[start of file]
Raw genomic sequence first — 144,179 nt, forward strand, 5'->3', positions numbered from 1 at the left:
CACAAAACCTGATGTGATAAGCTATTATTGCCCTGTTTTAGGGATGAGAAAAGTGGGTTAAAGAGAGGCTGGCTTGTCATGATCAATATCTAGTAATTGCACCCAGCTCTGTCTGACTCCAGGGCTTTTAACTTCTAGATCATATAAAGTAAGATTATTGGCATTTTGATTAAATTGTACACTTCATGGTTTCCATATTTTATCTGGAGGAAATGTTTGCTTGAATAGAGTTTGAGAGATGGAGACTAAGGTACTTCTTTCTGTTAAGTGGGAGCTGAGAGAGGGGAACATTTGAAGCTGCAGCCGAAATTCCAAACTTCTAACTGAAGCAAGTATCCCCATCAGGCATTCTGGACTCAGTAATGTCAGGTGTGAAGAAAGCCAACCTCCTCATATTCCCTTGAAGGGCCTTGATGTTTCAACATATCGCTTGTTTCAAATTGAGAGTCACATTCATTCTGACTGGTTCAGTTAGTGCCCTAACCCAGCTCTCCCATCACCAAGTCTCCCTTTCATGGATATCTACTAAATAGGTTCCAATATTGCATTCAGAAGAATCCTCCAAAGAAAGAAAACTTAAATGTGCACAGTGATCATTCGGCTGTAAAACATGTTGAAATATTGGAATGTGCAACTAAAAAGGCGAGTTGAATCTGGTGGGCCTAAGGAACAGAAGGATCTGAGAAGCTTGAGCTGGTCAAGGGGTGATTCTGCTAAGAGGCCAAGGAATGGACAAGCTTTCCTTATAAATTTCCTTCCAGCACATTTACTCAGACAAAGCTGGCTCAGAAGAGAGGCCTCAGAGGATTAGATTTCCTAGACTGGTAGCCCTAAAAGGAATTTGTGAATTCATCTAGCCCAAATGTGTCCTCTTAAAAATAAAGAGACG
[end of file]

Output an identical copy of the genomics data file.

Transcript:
Raw genomic sequence first — 144,179 nt, forward strand, 5'->3', positions numbered from 1 at the left:
CACAAAACCTGATGTGATAAGCTATTATTGCCCTGTTTTAGGGATGAGAAAAGTGGGTTAAAGAGAGGCTGGCTTGTCATGATCAATATCTAGTAATTGCACCCAGCTCTGTCTGACTCCAGGGCTTTTAACTTCTAGATCATATAAAGTAAGATTATTGGCATTTTGATTAAATTGTACACTTCATGGTTTCCATATTTTATCTGGAGGAAATGTTTGCTTGAATAGAGTTTGAGAGATGGAGACTAAGGTACTTCTTTCTGTTAAGTGGGAGCTGAGAGAGGGGAACATTTGAAGCTGCAGCCGAAATTCCAAACTTCTAACTGAAGCAAGTATCCCCATCAGGCATTCTGGACTCAGTAATGTCAGGTGTGAAGAAAGCCAACCTCCTCATATTCCCTTGAAGGGCCTTGATGTTTCAACATATCGCTTGTTTCAAATTGAGAGTCACATTCATTCTGACTGGTTCAGTTAGTGCCCTAACCCAGCTCTCCCATCACCAAGTCTCCCTTTCATGGATATCTACTAAATAGGTTCCAATATTGCATTCAGAAGAATCCTCCAAAGAAAGAAAACTTAAATGTGCACAGTGATCATTCGGCTGTAAAACATGTTGAAATATTGGAATGTGCAACTAAAAAGGCGAGTTGAATCTGGTGGGCCTAAGGAACAGAAGGATCTGAGAAGCTTGAGCTGGTCAAGGGGTGATTCTGCTAAGAGGCCAAGGAATGGACAAGCTTTCCTTATAAATTTCCTTCCAGCACATTTACTCAGACAAAGCTGGCTCAGAAGAGAGGCCTCAGAGGATTAGATTTCCTAGACTGGTAGCCCTAAAAGGAATTTGTGAATTCATCTAGCCCAAATGTGTCCTCTTAAAAATAAAGAGACG